Thursday, July 12, 2012

Summer Fun #6

When we visited the National Museum of the US Navy a couple of weeks ago, the guard at the gate asked us if we had been to the National Museum of the Marine Corps in Triangle, VA,...yet.  We hadn't, but after waxing so
eloquently about how worthwhile it was, he made us promise to go as he was certain we would be sorry if we did not.  After such an impassioned sales pitch how could we not assure him we would visit and soon?  Last weekend we kept that promise and made the 45-minute drive to what turned out to be, in fact, a very well-done, thorough, engaging, and educational museum. 

This is not the best picture of the building's facade, but it was really hot and super sunny when I snapped this so there were no do-overs.

Our visit began with a 20 minute film about the Marine Corps.  It was the only real propaganda we encountered, and even then it was fairly toned down.  On the armrests of each seat in the theater were these little gold plaques.  Each said something different and many were placed there in honor of a former Marine.

We were joined in the theater by a host of new recruits, so new, in fact, that their uniforms don't yet say "MARINES."

The museum starts from the "beginning" describing how the Marines got their start and what life was like as a sailor in the 18th century.  Bottom line -- not great. 

Thankfully, there were many kid friendly exhibits.

There were also lots of opportunities to dress up and pretend to be Marines from various eras of their history.

Caleb was not as keen to dress up as Isaac, but he was intrigued enough by this garb to put it on.

The main exhibit progressed chronologically through the major campaigns of the Marines and along the way there were several of these "Be a Marine" stations.

This visit definitely tested our knowledge of US military history.  The boys had endless questions and expected us to be at the ready with accurate and complete answers.

Some of the stations were equipped with stools,

and some were not.

The museum is laid out in a circle and the exhibits really are well thought out.  There is so much to see and a fair amount is interactive.  One could easily spend days inside and still not see/read/experience everything on display.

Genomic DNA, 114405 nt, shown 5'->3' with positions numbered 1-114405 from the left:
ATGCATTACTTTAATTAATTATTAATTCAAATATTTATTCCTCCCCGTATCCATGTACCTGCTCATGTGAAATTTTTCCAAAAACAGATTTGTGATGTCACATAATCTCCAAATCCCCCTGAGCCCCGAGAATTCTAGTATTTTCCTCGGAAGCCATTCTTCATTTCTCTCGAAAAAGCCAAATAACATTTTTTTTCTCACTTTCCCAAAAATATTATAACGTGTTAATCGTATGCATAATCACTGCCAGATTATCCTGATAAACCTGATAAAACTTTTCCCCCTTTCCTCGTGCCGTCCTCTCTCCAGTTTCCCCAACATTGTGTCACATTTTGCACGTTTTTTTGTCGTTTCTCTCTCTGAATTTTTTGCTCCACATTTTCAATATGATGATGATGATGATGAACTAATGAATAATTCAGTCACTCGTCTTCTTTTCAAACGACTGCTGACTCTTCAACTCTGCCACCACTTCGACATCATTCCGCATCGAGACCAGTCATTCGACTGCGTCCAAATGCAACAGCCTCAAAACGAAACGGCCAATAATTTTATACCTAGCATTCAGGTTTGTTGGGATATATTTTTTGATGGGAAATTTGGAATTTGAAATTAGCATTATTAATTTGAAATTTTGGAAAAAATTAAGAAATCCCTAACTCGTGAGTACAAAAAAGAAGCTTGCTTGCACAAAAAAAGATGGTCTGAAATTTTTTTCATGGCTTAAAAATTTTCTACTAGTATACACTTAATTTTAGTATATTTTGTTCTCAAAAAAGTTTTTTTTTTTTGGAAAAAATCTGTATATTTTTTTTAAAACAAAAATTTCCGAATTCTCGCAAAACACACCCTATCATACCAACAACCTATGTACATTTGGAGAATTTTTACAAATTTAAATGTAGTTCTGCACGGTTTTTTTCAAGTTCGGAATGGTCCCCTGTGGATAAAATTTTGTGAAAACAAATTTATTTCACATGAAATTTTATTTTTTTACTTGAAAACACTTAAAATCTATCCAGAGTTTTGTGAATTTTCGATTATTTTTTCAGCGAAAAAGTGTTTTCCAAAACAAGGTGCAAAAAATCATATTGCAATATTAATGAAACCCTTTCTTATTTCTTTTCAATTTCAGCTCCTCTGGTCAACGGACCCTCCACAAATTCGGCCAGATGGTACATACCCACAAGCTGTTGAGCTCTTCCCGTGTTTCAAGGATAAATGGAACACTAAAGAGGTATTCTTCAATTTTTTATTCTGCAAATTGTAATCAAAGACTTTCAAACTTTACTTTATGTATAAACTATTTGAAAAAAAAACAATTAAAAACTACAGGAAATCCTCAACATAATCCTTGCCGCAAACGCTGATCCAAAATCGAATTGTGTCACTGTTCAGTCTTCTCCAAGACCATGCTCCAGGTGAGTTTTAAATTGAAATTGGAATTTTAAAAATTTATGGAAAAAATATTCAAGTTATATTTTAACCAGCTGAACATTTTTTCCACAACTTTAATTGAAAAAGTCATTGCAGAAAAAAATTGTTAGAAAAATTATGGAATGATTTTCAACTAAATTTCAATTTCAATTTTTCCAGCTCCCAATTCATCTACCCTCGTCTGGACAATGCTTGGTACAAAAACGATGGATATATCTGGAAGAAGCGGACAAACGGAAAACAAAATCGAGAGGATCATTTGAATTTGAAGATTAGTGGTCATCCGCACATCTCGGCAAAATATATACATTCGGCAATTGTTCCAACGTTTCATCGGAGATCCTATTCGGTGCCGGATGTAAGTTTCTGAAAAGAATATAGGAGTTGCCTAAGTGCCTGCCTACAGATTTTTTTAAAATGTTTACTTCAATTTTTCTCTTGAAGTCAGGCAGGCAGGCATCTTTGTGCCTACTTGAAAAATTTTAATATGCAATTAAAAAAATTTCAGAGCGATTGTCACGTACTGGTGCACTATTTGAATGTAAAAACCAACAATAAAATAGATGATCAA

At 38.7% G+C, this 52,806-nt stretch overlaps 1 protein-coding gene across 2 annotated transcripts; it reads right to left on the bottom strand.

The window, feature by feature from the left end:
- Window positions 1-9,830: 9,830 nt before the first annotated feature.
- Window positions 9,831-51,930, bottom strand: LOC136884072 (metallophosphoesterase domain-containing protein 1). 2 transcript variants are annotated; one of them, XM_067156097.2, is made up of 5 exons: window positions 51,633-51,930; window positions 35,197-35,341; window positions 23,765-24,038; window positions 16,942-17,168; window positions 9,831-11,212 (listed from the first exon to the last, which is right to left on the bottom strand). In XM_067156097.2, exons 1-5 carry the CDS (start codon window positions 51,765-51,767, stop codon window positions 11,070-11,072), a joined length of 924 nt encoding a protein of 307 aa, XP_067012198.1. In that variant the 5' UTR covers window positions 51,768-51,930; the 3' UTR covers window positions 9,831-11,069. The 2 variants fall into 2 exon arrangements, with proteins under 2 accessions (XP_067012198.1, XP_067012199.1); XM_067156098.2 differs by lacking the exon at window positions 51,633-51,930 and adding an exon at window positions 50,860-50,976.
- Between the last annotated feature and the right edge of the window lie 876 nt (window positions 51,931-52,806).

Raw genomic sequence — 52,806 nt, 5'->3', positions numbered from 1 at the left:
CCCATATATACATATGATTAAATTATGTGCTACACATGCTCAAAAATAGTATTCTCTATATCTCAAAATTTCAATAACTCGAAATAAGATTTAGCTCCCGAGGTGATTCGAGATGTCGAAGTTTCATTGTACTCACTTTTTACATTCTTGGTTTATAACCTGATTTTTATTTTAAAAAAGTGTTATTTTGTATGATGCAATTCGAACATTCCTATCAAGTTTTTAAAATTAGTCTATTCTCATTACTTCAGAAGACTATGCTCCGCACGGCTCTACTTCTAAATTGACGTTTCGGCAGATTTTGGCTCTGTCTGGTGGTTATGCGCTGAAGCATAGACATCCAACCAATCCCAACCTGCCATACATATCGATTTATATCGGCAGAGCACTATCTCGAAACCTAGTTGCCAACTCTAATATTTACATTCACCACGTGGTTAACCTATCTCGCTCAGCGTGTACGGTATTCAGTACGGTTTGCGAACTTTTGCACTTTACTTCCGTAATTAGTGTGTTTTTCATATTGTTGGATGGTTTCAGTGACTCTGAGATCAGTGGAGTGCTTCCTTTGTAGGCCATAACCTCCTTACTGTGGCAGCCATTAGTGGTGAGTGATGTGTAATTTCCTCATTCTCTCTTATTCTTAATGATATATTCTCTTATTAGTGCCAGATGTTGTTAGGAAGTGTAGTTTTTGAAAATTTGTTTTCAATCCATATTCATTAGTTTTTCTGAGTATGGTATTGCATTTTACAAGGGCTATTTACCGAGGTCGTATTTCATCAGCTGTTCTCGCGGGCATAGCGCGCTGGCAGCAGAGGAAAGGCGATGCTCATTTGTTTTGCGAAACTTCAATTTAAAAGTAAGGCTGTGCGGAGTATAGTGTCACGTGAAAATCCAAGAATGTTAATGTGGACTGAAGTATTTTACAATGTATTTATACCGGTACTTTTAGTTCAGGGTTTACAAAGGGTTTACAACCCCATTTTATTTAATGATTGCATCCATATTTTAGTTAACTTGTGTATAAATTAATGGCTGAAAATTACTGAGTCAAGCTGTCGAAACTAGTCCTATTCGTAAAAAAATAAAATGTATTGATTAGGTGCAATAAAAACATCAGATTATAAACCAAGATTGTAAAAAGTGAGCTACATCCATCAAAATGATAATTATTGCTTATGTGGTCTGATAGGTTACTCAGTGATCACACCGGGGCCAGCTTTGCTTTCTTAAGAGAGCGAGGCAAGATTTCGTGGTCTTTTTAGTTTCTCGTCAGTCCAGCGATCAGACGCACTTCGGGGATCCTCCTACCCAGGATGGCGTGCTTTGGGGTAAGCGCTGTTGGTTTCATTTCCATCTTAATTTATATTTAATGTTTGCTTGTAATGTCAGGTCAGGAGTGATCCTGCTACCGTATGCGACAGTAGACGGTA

About halfway through the exhibits, Isaac started to get a little restless.  Luckily, we found Chesty's Corner, a fun place for kids to take a break, color, read, and just relax.  Chesty is a dog named for Chesty Puller, the most decorated Marine in US history.

After a brief respite, we joined up again to view the Iwo Jima exhibit.  This is the actual flag raised by the Marines once Iwo Jima was secured.  We also met a veteran of Iwo Jima who works as a docent in the museum and he shared some very interesting trivia with us.  Many of the battle ships that ferried Marines to Iwo Jima and other engagements in the Pacific, were damaged at Pearl Harbor.  But, in between December 7, 1941, and 1944, 15 of the 17 ships that had been bombed at Pearl Harbor were put in dry dock, repaired, at put back to sea.  Only the USS Arizona and the USS Utah were too far damaged to be repaired -- of course, those two ships were sunk and now rest forever as a reminder of that terrible day.

5,391 Marines, 209 Navy, and 1 Coast Guard (he was definitely in the wrong place at the wrong time) were killed at Iwo Jima.  This wall represents each of their sacrifices.  The museum docent instructed me to move a few steps back, use the camera's flash, and take a shot of the memorial wall.  When we looked at the photo later, it revealed this image of Mt. Suribachi.

After the WWII exhibit Isaac, Claire, and I sort of blitzed the Korea and Vietnam galleries and the 9/11 exhibit so he could go back to Chesty's corner and play some more.

But, we did stop long enough to get a couple of shots of various things that interested him.

Our last stop before departing was the museum's rotunda.

There are huge exhibits in the rotunda to demonstrate Marines in action, as well as several full-size aircraft suspended from the ceiling that have been used over the years by this particular branch of the armed forces.

In addition, the perimeter of the rotunda is encircled with statements made about the Marines by members of the other branches of the armed services.

In the end, the guard at the Navy Yards was right, this is a great museum and we were glad to have visited.   



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